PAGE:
Beruhard Severin Ingemann

Beruhard Severin Ingemann, a Danish poet, born at Torkildstrup, on the island of Falster, May 28, 1789, died in Copenhagen, Feb. 24, 1862. He was the son of a clergyman, and was still at the university when he published a volume of poetry in 1811. After his return from his travels in Europe he became connected in 1822 with the academy of Soro, of which he was a director from 1843 till its suspension in 1849. His most celebrated works are his epics Waldemar de Store and Holger Danske, his national anthem Danebrog, and his sacred songs. Many of his picturesque novels in relation to mediaeval Denmark have been translated into English and other foreign languages. His complete works include dramatic poems (6 vols., 1843), historical poems and novels (12 vols., 1847-'51), tales and stories (12 vols., 1847-56), and ballads, songs, and fables (9 vols., 1845-'64). His autobiography, edited by Galskjoet, appeared in 1862.


Berytus. See Beyrout.


Besitun. See Behistun.


Beth-Horon (Heb., place of caverns), Upper and Lower, two villages of ancient Palestine, situated 9 m. N. W. of Jerusalem. The former is identical with the modern village of Beit Ur d-Foka, and the other corresponds to Beit Ur el-Tahta. There is a pass between the two villages, down which Joshua pursued the Amorite kings. Beth-horon was included within the district of Ephraim. Solomon fortified it, probably on account of its commanding position and because it was the key of the principal pass to Jerusalem. Traces of ancient walls are still visible.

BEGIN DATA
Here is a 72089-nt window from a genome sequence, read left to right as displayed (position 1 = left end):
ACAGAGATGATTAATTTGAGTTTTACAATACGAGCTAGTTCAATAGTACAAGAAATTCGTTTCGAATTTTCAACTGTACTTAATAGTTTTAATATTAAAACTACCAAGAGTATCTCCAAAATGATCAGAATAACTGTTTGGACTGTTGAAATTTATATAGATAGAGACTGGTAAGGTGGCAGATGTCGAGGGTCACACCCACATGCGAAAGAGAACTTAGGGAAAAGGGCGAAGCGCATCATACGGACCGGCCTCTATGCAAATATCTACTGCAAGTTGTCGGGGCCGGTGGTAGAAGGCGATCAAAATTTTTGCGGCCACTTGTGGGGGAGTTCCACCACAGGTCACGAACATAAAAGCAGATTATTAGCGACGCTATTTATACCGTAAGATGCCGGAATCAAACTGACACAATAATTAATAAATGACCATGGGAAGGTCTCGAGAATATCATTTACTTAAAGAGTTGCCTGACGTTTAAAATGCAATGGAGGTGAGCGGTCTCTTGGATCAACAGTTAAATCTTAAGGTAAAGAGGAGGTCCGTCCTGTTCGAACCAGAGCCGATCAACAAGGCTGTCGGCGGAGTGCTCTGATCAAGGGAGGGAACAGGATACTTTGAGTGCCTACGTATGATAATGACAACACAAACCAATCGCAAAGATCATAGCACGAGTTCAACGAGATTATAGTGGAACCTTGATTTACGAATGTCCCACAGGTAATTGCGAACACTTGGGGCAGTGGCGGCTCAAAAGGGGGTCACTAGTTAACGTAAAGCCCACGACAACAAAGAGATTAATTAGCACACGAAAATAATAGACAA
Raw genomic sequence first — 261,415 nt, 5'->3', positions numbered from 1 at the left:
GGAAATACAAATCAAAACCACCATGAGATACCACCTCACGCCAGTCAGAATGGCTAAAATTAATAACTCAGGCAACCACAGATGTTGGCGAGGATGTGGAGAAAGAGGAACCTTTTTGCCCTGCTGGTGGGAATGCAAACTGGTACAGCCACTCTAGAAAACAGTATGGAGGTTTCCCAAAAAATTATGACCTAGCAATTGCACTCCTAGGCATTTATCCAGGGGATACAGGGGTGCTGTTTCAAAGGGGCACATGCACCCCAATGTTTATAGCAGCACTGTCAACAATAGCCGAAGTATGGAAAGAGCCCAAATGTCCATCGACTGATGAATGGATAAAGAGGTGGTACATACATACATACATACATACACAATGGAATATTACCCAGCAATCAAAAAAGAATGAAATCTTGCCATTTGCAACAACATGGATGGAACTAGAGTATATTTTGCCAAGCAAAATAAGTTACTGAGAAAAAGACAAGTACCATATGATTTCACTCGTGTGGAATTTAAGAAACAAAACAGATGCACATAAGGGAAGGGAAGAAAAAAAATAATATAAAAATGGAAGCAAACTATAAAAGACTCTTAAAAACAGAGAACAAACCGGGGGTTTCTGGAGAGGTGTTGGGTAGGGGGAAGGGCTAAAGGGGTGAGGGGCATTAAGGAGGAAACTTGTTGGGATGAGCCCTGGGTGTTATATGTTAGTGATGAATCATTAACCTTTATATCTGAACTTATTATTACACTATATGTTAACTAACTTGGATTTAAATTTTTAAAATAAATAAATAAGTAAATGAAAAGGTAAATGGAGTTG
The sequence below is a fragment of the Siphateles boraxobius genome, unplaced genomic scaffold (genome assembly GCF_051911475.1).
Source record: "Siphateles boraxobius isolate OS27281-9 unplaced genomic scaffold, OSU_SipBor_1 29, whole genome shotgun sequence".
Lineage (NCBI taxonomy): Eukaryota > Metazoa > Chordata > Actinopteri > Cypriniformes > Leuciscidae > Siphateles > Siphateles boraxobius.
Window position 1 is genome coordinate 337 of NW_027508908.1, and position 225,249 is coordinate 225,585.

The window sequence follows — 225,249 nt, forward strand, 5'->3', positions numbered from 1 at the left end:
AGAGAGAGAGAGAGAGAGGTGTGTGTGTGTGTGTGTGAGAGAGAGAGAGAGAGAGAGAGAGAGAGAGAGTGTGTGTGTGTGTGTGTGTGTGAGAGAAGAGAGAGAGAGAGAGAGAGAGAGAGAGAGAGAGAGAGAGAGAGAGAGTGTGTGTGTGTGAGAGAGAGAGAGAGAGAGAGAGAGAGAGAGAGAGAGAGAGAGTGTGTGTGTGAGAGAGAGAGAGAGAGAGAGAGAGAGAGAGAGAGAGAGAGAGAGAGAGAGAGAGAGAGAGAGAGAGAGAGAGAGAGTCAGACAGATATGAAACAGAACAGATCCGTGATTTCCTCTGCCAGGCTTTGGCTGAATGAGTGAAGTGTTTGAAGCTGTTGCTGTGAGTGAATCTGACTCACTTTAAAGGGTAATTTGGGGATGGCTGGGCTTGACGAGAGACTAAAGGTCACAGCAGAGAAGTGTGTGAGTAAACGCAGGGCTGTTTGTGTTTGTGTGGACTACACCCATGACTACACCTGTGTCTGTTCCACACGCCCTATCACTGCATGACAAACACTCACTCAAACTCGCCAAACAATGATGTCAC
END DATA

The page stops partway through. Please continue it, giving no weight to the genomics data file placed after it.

Bethleuemites. I. An ancient monastic order as to which there is great uncertainty, no monastery being known except that at Cambridge, England, said by Matthew Paris to have been founded in 1257. II. An order of religious hospitallers founded about 1055 in Guatemala by Fray Pedro de Betancurt of St. Joseph, a native of Teneriffe. He was a Franciscan tertiary, and his associates assumed that habit, but soon adopted constitutions of their own, which were approved by Pope Innocent XI in 1687. They devoted themselves to the education of the poor and the care of the sick. The order spread to Mexico and Peru, and also, it is said, to the Canary islands, being governed by a general at Guatemala. A year after Fray Pedro's death in 1667, the Bethlehemite nuns were founded by Maria Anna del Galdo, also a Franciscan tertiary, and devoted themselves to the same objects among their own sex.


Bethune, a fortified town of Artois, France, in the department of Pas-de-Calais, on the Law and Aire canals, built on a rock above the river Brette, 10 m. N. N. W. of Arras; pop. in 1866, 8,178. It has a Gothic cathedral, a communal college, and several hospitals. The triangular fortress and citadel are among Vau-ban's finest works. Linen, cloth, beet-root sugar, and other articles, are manufactured here, and the trade is important. The town was ruled by local counts from the 11th to the middle of the 17th century. The title of count of Bethune became extinct in 1807. Gaston d'Orleans took Bethune from the Spaniards in 1645; it was retaken by Prince Eugene in 1710, and definitively annexed to France by the treaty of Utrecht (1713). The first artesian wells are said to have been bored here.